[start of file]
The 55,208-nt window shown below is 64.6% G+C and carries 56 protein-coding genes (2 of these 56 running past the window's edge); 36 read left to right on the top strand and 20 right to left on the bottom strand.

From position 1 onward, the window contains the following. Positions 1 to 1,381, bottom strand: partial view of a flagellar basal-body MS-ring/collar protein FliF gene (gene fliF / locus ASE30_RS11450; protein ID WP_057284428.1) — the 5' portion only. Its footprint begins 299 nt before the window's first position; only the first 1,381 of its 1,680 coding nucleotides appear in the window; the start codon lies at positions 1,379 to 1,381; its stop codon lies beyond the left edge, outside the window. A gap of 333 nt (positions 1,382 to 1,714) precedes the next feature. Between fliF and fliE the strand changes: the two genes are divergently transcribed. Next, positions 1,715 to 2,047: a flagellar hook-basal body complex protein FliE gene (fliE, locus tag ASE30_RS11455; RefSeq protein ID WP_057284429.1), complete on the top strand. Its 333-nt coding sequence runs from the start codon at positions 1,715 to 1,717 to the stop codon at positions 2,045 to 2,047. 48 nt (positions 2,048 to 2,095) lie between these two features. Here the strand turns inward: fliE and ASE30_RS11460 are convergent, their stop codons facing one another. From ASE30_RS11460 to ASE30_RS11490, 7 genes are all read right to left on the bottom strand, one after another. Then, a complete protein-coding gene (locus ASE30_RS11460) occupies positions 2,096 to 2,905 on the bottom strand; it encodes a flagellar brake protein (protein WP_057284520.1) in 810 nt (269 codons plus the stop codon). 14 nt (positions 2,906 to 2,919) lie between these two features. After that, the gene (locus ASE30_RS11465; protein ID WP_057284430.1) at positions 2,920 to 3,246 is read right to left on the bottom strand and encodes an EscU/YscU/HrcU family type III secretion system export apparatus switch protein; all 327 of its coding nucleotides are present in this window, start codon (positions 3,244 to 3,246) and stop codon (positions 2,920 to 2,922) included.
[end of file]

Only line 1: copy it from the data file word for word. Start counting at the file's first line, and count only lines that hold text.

The 55,208-nt window shown below is 64.6% G+C and carries 56 protein-coding genes (2 of these 56 running past the window's edge); 36 read left to right on the top strand and 20 right to left on the bottom strand.